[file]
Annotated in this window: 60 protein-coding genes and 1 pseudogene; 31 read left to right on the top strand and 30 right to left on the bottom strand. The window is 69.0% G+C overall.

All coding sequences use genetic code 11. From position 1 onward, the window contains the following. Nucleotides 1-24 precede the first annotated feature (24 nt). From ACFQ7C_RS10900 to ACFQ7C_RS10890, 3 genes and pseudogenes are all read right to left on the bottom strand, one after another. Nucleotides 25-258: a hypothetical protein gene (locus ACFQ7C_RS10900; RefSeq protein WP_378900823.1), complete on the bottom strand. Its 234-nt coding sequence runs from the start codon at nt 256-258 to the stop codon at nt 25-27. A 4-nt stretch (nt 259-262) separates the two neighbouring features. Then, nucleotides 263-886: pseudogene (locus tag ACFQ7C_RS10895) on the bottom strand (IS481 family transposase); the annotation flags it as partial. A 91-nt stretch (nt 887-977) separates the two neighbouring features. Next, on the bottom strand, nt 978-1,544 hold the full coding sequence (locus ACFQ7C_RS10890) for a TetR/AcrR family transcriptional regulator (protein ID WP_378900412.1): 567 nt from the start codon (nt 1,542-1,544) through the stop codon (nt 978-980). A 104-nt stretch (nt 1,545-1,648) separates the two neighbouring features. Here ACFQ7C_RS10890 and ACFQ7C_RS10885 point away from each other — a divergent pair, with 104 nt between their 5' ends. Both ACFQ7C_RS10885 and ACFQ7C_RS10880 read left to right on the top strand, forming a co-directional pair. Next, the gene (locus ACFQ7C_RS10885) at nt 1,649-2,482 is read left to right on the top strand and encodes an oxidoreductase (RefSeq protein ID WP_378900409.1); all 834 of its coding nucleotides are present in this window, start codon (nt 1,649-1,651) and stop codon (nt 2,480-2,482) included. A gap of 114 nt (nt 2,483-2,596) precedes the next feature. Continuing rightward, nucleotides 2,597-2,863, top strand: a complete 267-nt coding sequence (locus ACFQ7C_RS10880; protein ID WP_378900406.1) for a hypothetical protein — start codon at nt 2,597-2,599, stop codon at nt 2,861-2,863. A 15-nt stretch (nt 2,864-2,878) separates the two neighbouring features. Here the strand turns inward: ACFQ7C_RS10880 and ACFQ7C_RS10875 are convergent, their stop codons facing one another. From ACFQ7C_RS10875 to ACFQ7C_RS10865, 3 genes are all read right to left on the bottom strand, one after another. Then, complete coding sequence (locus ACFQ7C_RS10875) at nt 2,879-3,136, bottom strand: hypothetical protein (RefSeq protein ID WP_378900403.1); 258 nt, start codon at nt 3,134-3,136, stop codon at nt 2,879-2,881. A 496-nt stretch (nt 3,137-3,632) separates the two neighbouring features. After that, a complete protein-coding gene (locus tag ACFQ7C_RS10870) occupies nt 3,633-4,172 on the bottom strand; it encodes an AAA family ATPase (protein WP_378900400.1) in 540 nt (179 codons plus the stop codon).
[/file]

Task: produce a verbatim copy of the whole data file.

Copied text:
Annotated in this window: 60 protein-coding genes and 1 pseudogene; 31 read left to right on the top strand and 30 right to left on the bottom strand. The window is 69.0% G+C overall.

All coding sequences use genetic code 11. From position 1 onward, the window contains the following. Nucleotides 1-24 precede the first annotated feature (24 nt). From ACFQ7C_RS10900 to ACFQ7C_RS10890, 3 genes and pseudogenes are all read right to left on the bottom strand, one after another. Nucleotides 25-258: a hypothetical protein gene (locus ACFQ7C_RS10900; RefSeq protein WP_378900823.1), complete on the bottom strand. Its 234-nt coding sequence runs from the start codon at nt 256-258 to the stop codon at nt 25-27. A 4-nt stretch (nt 259-262) separates the two neighbouring features. Then, nucleotides 263-886: pseudogene (locus tag ACFQ7C_RS10895) on the bottom strand (IS481 family transposase); the annotation flags it as partial. A 91-nt stretch (nt 887-977) separates the two neighbouring features. Next, on the bottom strand, nt 978-1,544 hold the full coding sequence (locus ACFQ7C_RS10890) for a TetR/AcrR family transcriptional regulator (protein ID WP_378900412.1): 567 nt from the start codon (nt 1,542-1,544) through the stop codon (nt 978-980). A 104-nt stretch (nt 1,545-1,648) separates the two neighbouring features. Here ACFQ7C_RS10890 and ACFQ7C_RS10885 point away from each other — a divergent pair, with 104 nt between their 5' ends. Both ACFQ7C_RS10885 and ACFQ7C_RS10880 read left to right on the top strand, forming a co-directional pair. Next, the gene (locus ACFQ7C_RS10885) at nt 1,649-2,482 is read left to right on the top strand and encodes an oxidoreductase (RefSeq protein ID WP_378900409.1); all 834 of its coding nucleotides are present in this window, start codon (nt 1,649-1,651) and stop codon (nt 2,480-2,482) included. A gap of 114 nt (nt 2,483-2,596) precedes the next feature. Continuing rightward, nucleotides 2,597-2,863, top strand: a complete 267-nt coding sequence (locus ACFQ7C_RS10880; protein ID WP_378900406.1) for a hypothetical protein — start codon at nt 2,597-2,599, stop codon at nt 2,861-2,863. A 15-nt stretch (nt 2,864-2,878) separates the two neighbouring features. Here the strand turns inward: ACFQ7C_RS10880 and ACFQ7C_RS10875 are convergent, their stop codons facing one another. From ACFQ7C_RS10875 to ACFQ7C_RS10865, 3 genes are all read right to left on the bottom strand, one after another. Then, complete coding sequence (locus ACFQ7C_RS10875) at nt 2,879-3,136, bottom strand: hypothetical protein (RefSeq protein ID WP_378900403.1); 258 nt, start codon at nt 3,134-3,136, stop codon at nt 2,879-2,881. A 496-nt stretch (nt 3,137-3,632) separates the two neighbouring features. After that, a complete protein-coding gene (locus tag ACFQ7C_RS10870) occupies nt 3,633-4,172 on the bottom strand; it encodes an AAA family ATPase (protein WP_378900400.1) in 540 nt (179 codons plus the stop codon).